Comment on drug testing employees
April 6,  2022
Comment on drug testing employees from article on March 30, 2022
            Should Employers Continue Drug Tests for Marijuana?
            Unless your industry is mandated to comply with federal drug-testing rules that dictate the steps employers must take after an employee fails a drug test, I would advise eliminating pre-employment drug testing for Marijuana or updating your policies to stay compliant with state protections. Even though using Marijuana is still illegal under federal law, over 35 states allow it for at least medicinal purposes.
            Companies such as Amazon, Chipotle, Google, PetSmart, Apple, Sprouts and GAP have deleted this requirement to adjust to the changing landscape of Marijuana legalization. Amazon has even taken it a step further and has reinstated employment eligibility for former applicants and employees who were fired or deferred during random or pre-employment drug testing. Amazon employees whose jobs are regulated by the DOT will continue to be subject to drug testing.
            If you do test an employee or applicant for Marijuana, what do you do if you have an employee or applicant fails that drug test?
            First, you must remember that traces of Marijuana can be picked up in drug tests for up to 30 days after initial use. This is a huge consideration for pre-employment drug testing.  But like almost everything else, it depends on that state you are in. There are state-law differences regarding the steps employers must take when someone fails a drug test. A few examples:
            In Vermont and Minnesota, an employer cannot fire a current employee for the first failed drug test if the employee agrees to complete a rehabilitation program.
            New Jersey employers may not refuse to employ or otherwise discriminate against an employee who uses marijuana or based solely on a positive test result for marijuana metabolites. Which means that an employer can take action only if the employee is impaired by marijuana at work.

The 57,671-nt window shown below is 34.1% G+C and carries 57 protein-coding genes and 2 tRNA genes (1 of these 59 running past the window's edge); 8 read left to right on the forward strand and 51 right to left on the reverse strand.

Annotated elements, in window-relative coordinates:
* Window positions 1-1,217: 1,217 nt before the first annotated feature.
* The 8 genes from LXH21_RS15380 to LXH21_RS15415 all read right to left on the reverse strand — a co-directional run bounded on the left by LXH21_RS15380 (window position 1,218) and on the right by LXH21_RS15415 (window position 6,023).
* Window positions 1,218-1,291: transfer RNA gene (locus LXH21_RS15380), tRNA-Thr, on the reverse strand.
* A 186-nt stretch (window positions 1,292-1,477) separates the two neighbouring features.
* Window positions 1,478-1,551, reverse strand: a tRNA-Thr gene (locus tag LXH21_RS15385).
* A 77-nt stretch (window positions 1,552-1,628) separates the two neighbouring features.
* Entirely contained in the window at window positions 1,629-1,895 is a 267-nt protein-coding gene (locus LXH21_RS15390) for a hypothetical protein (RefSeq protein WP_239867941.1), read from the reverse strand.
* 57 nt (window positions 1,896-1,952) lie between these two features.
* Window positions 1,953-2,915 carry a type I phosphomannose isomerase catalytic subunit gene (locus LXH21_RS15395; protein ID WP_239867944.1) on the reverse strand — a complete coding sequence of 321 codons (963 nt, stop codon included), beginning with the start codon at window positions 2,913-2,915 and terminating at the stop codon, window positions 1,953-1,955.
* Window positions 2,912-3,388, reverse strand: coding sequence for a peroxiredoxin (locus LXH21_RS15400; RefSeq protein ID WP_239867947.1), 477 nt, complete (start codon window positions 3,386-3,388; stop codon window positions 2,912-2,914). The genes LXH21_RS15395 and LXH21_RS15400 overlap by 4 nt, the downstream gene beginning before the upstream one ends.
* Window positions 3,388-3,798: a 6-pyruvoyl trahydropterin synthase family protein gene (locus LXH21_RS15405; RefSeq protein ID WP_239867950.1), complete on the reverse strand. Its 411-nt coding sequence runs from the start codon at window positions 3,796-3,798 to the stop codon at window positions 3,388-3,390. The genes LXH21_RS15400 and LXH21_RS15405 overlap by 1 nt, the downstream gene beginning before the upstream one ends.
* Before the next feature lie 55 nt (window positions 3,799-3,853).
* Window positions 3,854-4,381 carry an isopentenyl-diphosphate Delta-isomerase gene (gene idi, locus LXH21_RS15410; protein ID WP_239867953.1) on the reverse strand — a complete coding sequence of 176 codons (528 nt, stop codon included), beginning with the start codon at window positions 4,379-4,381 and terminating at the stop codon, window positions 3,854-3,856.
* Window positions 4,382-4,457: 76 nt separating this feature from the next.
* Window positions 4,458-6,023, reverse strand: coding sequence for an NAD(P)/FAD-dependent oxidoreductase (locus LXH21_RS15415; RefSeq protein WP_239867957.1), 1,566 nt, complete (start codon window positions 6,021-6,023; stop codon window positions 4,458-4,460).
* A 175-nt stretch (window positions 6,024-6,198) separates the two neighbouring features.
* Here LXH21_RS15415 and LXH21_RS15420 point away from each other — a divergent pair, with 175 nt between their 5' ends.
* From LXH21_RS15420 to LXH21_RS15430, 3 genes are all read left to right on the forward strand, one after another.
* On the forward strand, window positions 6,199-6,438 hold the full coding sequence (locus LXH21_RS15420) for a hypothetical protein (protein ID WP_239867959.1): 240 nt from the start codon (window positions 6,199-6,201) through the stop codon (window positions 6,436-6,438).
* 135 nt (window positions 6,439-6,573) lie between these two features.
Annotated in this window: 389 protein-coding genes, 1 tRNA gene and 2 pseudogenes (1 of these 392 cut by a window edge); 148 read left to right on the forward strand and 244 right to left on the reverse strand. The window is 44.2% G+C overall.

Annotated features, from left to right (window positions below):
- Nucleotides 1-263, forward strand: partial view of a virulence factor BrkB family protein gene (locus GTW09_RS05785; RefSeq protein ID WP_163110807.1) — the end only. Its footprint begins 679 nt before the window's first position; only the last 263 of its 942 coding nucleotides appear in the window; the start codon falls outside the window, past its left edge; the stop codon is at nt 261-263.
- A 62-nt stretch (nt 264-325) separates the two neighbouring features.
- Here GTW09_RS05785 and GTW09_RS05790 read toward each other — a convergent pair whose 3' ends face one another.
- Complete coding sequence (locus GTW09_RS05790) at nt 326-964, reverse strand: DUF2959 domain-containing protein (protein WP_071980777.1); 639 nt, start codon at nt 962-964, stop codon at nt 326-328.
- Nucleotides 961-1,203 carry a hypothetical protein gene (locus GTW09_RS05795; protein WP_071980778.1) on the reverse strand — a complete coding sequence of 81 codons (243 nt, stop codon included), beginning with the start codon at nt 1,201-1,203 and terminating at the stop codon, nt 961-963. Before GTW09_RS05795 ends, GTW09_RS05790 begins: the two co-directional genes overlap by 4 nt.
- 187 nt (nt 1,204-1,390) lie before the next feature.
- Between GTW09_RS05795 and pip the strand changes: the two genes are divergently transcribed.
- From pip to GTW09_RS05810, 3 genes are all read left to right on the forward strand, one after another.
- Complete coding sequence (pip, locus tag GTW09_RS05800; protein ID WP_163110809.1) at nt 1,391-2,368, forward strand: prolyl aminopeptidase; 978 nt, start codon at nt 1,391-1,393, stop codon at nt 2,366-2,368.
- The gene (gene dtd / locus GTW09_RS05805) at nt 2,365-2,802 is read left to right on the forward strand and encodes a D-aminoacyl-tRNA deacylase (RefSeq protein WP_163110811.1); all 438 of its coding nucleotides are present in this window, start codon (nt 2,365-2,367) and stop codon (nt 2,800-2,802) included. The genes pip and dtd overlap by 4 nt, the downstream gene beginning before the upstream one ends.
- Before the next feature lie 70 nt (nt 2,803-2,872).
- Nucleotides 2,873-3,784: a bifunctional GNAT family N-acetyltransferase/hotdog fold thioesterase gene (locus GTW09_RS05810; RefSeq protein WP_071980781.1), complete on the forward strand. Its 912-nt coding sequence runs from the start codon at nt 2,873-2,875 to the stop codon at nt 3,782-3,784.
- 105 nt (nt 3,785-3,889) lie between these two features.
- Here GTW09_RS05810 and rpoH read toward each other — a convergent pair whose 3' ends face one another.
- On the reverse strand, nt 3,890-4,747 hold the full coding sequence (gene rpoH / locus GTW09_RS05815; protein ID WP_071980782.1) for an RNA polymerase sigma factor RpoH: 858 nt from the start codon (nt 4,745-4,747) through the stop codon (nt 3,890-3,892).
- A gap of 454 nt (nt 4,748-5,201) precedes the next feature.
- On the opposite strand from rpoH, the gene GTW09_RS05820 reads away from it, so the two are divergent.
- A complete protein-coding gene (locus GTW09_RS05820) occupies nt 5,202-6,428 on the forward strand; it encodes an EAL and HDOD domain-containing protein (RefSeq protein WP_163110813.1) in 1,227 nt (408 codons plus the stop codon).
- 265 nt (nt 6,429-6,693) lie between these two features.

With some exceptions, most Philadelphia employers are now prohibited from requiring prospective employees to undergo testing for the presence of marijuana as a condition of employment.
            You must also consider state notice requirements. As an employer, you may be required to communicate the positive results within a certain time and provide the applicant or employee with time to contest the results and to take a confirmatory retest.
            You also want to maintain consistency with how you've handled positive results in the past. Any deviation from your drug testing policy can create more problems for your company such as discrimination.  
Employers will also want to consider any obligations they have under the Americans with Disabilities Act or state disability laws.
            Bottom line is employers must, in states where medical marijuana is legal, go through an interactive process to see if there's a reasonable accommodation that can be made for the employee. It's going to be more complicated than just saying, ‘You failed; you're fired’.
            Re: employer’s liability when it comes to Cannabis.
            With the legalization and decriminalization of hemp in 2018 by the 2018 Farm Bill, we are seeing an explosion of CBD products in markets all across the U.S.  There is a lot of confusion and misinformation from people not understanding that hemp and marijuana are two different plants. Therefore, the products and medications made using compounds derived from each of these plants are also quite different.
            Hemp and marijuana are two different varieties of the cannabis sativa plant. Both naturally produce CBD, along with other cannabinoids. While hemp and marijuana look the same, the biggest difference is the level of THC. THC is the psychoactive compound that causes people to experience a “high” feeling.
Hemp has a nearly non-existence amount of THC, with levels averaging below 0.3%. However, marijuana plants contain a much higher amount of THC, which can be as high as 30%.
            Most pre-employment drug tests look for the presence of THC to determine whether a subject has used marijuana. Well, this is where it gets tricky, CBD products can result in a positive drug test if the product is tainted or contains more than the advertised amount of THC.  THC accumulates in the body and is detectable for up to 30 days, so with continued use, the consumption of even trace amounts over time may result in a positive drug test.
With a large portion of the population looking to CBD products as a natural alternative to prescription drugs, employers need to keep abreast of the ever changing laws and regulations surrounding Cannabis and Marijuana.
Sarah DeLuca
            Thanks for sharing your expertise.  When it comes to employees in security and fire alarm industry states with license, registration or certification requirements generally require a background check that the state performs once it gets the employee's fingerprints.  The state is checking for criminal convictions. 
            Employees are expected to be able to perform their tasks and be trustworthy, with or without the presence of drugs or other impairments.

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